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Timing of a major operative intervention after a positive COVID-19 test substantially affects postoperative mortality.
Panos Kougias1, Sherene Sharath2, David H. Berger1, Francis C. Brunicardi1
1Surgery, SUNY Downstate Health Sciences University, Brooklyn, New York, United States, 2Vascular Surgery, Michael E. DeBakey VAMC, Houston, Texas, United States

Objectives. Published data indicate that COVID-19 infection before or soon after operative interventions increases mortality, but they do not inform on the most appropriate timing of such an intervention after COVID-19 diagnosis. We sought to determine the optimal wait time after which it is safe for COVID-19 diagnosed patients to undergo major operative interventions.

Methods. High-risk operations were identified from the Veterans Affairs COVID-19 Shared Data Resource. Current Procedural Terminology (CPT) codes were used to exact match COVID-19 positive cases (n=938), defined as diagnosis with a positive test or presumptive positive, to COVID-19 negative controls (n=7,235). A positive diagnosis could occur at any time preoperatively and up to 30-days post-index surgery. The effect of time was calculated as a continuous variable, from date of positive test to index operation in days, and then grouped into two-week intervals (10-time bins that spanned the preoperative period to 4 weeks after the index operation). The primary outcome was 90-day, all-cause postoperative mortality.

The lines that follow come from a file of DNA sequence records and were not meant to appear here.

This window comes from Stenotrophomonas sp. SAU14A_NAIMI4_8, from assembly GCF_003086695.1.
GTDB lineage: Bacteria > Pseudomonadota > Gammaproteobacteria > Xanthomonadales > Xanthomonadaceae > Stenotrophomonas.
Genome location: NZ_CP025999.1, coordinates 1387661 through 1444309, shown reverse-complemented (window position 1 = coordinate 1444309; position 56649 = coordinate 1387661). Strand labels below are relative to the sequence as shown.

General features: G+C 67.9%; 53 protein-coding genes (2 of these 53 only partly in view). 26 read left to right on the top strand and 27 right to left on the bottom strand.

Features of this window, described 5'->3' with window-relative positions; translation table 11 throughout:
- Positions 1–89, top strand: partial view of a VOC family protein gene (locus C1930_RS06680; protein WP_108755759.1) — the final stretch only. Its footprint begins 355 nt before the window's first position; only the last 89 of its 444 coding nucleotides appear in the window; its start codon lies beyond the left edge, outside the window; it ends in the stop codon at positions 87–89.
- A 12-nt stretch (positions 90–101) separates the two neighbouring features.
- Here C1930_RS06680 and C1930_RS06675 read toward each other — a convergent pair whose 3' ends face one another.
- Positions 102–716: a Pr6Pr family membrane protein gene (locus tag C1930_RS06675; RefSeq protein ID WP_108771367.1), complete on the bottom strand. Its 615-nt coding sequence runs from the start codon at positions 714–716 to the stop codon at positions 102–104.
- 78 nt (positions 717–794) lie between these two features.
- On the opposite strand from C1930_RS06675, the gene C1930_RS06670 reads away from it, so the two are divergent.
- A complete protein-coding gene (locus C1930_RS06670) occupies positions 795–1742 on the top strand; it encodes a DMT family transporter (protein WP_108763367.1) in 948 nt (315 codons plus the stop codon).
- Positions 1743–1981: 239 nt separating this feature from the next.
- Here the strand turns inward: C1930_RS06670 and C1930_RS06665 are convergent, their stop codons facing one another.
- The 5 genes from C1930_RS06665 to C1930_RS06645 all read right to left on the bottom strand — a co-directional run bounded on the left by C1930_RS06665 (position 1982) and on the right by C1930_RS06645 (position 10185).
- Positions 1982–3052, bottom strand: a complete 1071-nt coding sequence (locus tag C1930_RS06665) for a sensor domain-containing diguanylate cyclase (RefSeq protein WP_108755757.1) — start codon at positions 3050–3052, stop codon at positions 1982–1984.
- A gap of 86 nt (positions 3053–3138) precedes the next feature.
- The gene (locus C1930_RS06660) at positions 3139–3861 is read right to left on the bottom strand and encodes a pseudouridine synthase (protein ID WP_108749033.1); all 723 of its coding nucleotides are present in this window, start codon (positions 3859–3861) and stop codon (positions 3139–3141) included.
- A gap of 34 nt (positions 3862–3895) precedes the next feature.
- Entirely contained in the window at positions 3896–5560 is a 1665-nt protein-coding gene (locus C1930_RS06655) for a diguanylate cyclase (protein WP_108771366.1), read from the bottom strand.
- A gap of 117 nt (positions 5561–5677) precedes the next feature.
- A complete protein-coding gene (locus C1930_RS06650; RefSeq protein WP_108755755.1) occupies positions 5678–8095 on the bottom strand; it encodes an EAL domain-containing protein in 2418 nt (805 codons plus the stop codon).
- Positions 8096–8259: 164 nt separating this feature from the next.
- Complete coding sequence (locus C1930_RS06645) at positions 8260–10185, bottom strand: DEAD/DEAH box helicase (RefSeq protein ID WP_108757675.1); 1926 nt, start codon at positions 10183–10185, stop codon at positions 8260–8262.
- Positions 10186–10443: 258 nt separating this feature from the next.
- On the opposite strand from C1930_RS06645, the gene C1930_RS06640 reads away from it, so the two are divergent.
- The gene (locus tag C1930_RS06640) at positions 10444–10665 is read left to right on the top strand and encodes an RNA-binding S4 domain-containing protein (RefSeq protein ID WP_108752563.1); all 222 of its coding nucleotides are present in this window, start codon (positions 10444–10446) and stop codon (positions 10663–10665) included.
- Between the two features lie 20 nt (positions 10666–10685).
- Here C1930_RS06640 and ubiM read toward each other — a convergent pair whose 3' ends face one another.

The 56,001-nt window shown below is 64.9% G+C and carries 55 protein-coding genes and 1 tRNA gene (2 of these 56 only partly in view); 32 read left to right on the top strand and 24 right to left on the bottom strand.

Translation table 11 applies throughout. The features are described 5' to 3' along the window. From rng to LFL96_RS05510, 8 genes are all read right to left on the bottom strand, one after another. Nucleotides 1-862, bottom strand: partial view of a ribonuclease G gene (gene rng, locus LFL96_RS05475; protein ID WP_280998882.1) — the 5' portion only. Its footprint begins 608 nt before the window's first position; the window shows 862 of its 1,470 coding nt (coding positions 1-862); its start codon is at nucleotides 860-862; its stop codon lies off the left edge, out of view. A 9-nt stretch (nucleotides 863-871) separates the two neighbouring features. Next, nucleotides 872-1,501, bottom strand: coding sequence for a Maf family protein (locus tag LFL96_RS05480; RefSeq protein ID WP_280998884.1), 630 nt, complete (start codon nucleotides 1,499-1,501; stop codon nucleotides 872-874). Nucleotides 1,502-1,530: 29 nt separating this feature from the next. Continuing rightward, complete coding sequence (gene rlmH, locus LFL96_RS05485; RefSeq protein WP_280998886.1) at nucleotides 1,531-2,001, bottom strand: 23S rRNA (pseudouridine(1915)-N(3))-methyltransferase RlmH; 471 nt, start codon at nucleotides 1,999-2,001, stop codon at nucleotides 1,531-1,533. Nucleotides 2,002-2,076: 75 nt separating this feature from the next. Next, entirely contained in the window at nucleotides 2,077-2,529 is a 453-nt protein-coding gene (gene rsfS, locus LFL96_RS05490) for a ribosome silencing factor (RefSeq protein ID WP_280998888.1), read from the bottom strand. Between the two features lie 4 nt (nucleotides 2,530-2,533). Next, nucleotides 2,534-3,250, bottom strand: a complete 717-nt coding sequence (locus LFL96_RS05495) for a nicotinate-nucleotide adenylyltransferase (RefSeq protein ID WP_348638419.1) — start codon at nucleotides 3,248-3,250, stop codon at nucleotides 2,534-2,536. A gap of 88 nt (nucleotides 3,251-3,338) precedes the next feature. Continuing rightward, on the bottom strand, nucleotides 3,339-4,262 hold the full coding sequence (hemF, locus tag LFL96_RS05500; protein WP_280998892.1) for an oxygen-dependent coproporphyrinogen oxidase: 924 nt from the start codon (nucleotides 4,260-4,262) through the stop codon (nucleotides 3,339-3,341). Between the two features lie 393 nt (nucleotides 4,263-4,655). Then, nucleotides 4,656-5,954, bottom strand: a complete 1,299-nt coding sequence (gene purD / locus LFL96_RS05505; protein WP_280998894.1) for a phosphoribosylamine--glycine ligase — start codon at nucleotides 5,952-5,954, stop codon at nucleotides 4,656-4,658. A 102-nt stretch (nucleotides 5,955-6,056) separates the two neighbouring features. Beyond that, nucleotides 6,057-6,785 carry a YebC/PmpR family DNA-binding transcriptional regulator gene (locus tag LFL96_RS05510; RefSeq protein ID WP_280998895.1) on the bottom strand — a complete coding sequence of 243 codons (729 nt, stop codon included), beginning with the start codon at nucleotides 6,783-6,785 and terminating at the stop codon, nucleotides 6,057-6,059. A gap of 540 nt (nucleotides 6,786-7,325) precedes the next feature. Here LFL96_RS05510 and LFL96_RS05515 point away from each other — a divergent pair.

Results. Between January 2020 and May 2021, procedures among COVID-19 positive patients were most frequently completed among orthopedic (48.5%), vascular (32.9%), and general (13.8%) surgery specialties. 90-day mortality in cases and controls was similar when the surgical procedure was performed within 9 weeks or longer after the positive COVID-19 test; but significantly higher in cases vs. controls when the surgical procedure was performed within 7-8 weeks (12.3% vs. 4.9%), 5-6 weeks (10.3 vs. 3.3%), 3-4 weeks (19.6 vs. 6.7%), and 1-2 weeks (24.7 vs. 7.4%) from the COVID-19 diagnosis (Figure 1). This effect was more pronounced in older patients, particularly after the age of 60 (Figure 2). We analyzed in more detail the high-risk cohort of patients who underwent surgery within 8 weeks from COVID -19 diagnosis. Within this cohort the 90-day mortality was 16.6% for the COVID-19 positive patients, vs. 5.8% for the controls (P<0.001). In the same high-risk cohort, interaction terms between case status and any symptom (P=0.91), case status and either respiratory symptoms or fever (P=0.16), and case status and number of symptoms (P=0.12) were not significant statistically. This analysis suggested that the detrimental effect of COVID diagnosis on mortality is not modified by the patientís symptomatic status, or the number of presenting symptoms.

Conclusions. Patients undergoing major operative interventions within 8 weeks after a positive COVID-19 test have substantially higher postoperative 90-day mortality than CPT-matched controls without a COVID-19 diagnosis, regardless of presenting symptoms. When possible, major operations should be deferred to 9 weeks or more after the positive COVID-19 test.


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